Calling all K-12 Youth!

Participate in a national recycling video and poster contest sponsored by ISRI, the Voice of the Recycled Materials Industry™, and JASON Learning!

Recycling’s Role in Sustainability 

Your Challenge

Your challenge is to improve an existing consumer product using Design for Recycling® principles. You will share your solution in a poster/infographic or a 2-minute or less video.

This contest limits the definition and impact of recycling to products constructed from these commodities: Metal, Fiber (Paper & Cardboard), Plastics, Glass, Tires, and Electronics. You can learn more about each commodity below.

Your video or poster should focus on
improving an existing consumer product using Design for Recycling® principles.

Design for Recycling® principles are: 

  • Contain the maximum amount of materials that are recyclable.
  • Be easily recycled through current or newly designed recycling processes and procedures.
  • Be cost-effective to recycle, whereby the cost to recycle does not exceed the value of the recycled materials.
  • Be free of hazardous materials that are not recyclable or impede the recycling process.
  • Minimizes the time and costs involved to recycle the product.
  • Reduce the use of raw materials by including recycled materials and/or components.
  • Have a net gain in the overall recyclability of the product while reducing the overall negative impact on the environment.

Designing with recycling in mind means recognizing that a product’s usefulness does not end because the original intent for the product has run its course. This way, people who make things think about how they can be used again and again, so we don’t throw away as much, and we save things from nature.

THINK ABOUT IT!

When you are thinking of ideas to research, research why common items are not recycled. For example, shoes are not often thought of as a recyclable item. How could shoe designers plan for shoes to be recycled into a new product?

Let’s consider the lifecycle of a plastic milk jug. An engineer designed the milk jug so that it could easily be carried around, would contain exactly 1 gallon of milk, could be used to store and pour milk, would fit on a refrigerator shelf, and would be made of plastic. This designer may have yet to consider using recycled plastic as source material or collecting bottles after customers use it to put the plastic back into the supply chain where it could become, for example, reusable shopping bags.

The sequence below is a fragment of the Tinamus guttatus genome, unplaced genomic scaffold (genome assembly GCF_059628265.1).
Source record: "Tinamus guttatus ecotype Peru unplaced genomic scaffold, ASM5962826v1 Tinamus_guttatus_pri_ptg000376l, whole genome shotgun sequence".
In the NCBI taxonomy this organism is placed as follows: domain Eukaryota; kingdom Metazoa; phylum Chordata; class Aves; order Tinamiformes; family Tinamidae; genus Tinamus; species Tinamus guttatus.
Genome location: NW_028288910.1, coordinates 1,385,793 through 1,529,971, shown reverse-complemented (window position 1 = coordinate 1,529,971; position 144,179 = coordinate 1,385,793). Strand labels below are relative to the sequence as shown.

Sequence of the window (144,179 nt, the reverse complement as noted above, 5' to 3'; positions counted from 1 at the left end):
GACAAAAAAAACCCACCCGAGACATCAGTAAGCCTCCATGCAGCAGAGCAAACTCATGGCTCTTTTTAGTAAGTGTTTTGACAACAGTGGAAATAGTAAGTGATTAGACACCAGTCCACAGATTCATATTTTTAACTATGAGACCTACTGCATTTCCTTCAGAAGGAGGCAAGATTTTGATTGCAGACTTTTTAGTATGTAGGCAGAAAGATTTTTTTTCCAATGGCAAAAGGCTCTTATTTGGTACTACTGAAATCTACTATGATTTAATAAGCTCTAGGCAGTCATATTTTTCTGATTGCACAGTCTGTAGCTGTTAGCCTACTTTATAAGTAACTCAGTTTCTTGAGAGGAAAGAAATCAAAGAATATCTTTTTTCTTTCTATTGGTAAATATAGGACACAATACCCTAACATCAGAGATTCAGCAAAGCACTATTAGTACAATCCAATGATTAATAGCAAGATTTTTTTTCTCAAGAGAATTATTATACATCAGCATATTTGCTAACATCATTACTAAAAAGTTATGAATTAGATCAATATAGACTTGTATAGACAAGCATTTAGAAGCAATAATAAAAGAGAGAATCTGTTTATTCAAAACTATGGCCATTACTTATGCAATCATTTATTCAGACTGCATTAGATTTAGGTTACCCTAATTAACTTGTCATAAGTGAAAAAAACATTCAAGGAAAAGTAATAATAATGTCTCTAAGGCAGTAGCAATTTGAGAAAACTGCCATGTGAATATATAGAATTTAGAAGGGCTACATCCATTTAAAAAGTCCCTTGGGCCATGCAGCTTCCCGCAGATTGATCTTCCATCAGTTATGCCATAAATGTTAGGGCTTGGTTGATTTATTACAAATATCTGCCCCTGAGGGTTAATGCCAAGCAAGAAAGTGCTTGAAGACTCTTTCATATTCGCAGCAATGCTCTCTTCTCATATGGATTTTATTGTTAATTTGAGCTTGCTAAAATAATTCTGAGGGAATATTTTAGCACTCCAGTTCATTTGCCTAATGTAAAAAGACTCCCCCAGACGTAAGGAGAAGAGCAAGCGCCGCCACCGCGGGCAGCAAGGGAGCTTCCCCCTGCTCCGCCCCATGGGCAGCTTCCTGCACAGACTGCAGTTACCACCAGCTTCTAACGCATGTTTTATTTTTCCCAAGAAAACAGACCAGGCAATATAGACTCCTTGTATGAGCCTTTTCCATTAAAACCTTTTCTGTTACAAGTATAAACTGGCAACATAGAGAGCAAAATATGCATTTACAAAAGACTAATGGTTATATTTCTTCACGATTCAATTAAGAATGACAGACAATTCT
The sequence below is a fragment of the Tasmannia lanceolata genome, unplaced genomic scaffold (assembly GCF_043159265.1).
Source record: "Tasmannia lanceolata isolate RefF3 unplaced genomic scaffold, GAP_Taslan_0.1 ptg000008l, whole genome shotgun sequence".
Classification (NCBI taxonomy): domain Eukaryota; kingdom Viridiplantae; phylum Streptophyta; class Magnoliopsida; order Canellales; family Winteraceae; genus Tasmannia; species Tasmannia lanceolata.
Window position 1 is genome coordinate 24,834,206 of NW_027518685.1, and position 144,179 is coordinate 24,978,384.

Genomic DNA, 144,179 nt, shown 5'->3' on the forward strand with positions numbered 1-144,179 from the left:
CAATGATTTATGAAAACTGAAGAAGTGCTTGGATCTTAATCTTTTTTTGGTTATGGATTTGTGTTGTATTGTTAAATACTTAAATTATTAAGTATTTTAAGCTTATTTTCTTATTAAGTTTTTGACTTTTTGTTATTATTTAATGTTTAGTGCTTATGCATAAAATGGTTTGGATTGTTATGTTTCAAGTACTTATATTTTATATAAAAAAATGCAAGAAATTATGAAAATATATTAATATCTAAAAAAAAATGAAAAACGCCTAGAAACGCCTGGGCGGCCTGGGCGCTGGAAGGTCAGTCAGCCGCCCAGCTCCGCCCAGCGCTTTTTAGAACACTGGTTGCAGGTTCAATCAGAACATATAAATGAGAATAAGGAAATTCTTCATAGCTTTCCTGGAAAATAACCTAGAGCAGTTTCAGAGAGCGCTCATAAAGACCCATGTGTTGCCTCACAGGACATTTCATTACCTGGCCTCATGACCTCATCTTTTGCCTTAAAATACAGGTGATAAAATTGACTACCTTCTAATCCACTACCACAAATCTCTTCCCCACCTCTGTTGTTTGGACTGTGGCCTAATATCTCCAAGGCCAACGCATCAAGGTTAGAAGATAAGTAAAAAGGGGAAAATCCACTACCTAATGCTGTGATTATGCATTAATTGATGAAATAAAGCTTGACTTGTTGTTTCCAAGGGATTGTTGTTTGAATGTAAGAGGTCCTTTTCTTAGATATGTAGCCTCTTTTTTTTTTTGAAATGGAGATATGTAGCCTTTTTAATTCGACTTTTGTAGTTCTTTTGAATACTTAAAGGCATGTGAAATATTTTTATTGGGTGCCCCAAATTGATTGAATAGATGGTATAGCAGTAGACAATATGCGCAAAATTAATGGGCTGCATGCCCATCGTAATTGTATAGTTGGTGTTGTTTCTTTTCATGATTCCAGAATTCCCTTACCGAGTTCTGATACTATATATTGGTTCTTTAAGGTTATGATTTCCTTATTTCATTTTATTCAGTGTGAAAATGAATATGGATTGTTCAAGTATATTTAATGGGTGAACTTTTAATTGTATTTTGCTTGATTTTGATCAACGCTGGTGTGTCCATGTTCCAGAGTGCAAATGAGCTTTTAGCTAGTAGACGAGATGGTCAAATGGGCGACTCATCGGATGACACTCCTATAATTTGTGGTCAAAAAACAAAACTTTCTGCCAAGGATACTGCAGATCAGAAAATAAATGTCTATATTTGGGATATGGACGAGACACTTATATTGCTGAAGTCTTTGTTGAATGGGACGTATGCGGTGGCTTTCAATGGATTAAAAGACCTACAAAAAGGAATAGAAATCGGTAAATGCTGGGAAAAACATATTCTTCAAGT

Design for Recycling®

According to ISRI, “Designing with recycling in mind means recognizing that a product’s usefulness does not end because its original intent has run its course. By designing with this methodology, manufacturers use recycling and repurposing to plan the product’s new lifecycle, reducing waste and reliance on natural resources.”

Products are created in such a way as to make them both recyclable and easy to disassemble, ensuring that all of the different commodities used to make the product are recycled at the highest capacity rate. Currently, some things are too costly because of the way they are constructed and have to be disassembled in order to recycle effectively. Thus, they are treated as a waste item. 

Some things have contaminants that cannot be recycled, and some need to go through a process like shredding, where one item is separated more easily while smaller amounts of the product are lost.

Design for Recycling® can result in the creation of improved and new products that provide both short-term and long-term health, environmental, and economic benefits. Let’s get started with this challenge! The Earth is counting on you!

Some products are more recyclable than others. For example, single-use plastics like forks and spoons are often caught in recycling machinery because of their small and narrow shape and are therefore, not very recyclable. But plastic bottles are easily recycled – and a bottle you recycle today could end up in the shirt you wear tomorrow!

How can you make something more recyclable? 

There are lots of ways! Here’s a few: